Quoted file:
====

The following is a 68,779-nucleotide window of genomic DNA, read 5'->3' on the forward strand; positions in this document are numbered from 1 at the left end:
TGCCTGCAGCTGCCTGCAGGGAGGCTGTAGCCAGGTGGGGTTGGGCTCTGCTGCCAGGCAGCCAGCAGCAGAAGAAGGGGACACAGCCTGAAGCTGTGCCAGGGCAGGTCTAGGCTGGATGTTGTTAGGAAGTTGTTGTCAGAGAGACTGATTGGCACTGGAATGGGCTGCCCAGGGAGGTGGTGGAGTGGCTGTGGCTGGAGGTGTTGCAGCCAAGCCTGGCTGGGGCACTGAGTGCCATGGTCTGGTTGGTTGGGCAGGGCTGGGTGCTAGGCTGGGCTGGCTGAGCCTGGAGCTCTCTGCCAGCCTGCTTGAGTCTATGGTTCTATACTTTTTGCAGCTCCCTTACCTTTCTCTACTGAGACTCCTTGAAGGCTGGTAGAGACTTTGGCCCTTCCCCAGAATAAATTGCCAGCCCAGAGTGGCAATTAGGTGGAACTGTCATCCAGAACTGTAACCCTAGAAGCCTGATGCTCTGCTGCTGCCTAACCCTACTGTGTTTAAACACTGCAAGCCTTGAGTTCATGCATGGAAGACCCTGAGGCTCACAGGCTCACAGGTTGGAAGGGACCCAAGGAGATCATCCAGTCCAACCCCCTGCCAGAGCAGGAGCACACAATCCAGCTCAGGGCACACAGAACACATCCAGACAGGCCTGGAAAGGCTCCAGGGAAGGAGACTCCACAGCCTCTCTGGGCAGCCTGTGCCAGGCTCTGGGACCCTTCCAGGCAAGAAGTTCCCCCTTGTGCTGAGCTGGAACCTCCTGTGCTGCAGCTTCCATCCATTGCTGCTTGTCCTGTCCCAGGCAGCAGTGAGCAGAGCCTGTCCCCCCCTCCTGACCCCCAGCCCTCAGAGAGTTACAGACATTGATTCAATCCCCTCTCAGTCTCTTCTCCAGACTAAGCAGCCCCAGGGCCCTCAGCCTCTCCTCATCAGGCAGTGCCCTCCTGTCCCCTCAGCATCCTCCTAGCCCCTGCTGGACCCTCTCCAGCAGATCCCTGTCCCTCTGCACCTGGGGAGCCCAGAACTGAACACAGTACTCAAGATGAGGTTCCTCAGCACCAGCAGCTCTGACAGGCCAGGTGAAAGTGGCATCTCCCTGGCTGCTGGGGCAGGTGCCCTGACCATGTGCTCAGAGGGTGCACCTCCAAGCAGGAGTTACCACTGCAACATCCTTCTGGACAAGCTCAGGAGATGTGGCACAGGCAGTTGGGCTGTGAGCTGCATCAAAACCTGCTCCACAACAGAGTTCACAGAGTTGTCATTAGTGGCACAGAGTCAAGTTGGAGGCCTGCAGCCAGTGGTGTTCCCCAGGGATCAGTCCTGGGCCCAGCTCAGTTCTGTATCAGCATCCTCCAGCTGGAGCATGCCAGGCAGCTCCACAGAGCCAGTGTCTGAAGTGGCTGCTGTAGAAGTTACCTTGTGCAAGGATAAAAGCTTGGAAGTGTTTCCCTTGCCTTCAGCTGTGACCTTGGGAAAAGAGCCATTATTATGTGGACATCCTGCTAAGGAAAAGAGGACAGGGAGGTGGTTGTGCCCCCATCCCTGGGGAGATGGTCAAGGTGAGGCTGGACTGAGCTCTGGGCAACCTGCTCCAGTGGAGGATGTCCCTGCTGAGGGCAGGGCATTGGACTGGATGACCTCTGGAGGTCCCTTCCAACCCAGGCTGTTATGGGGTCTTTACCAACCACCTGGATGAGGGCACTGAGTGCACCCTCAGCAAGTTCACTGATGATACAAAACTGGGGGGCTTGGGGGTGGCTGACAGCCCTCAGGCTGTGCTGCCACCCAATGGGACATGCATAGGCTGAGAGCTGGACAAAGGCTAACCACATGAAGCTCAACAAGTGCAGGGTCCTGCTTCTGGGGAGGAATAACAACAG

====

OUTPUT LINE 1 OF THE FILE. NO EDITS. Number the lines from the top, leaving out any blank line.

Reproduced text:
The following is a 68,779-nucleotide window of genomic DNA, read 5'->3' on the forward strand; positions in this document are numbered from 1 at the left end: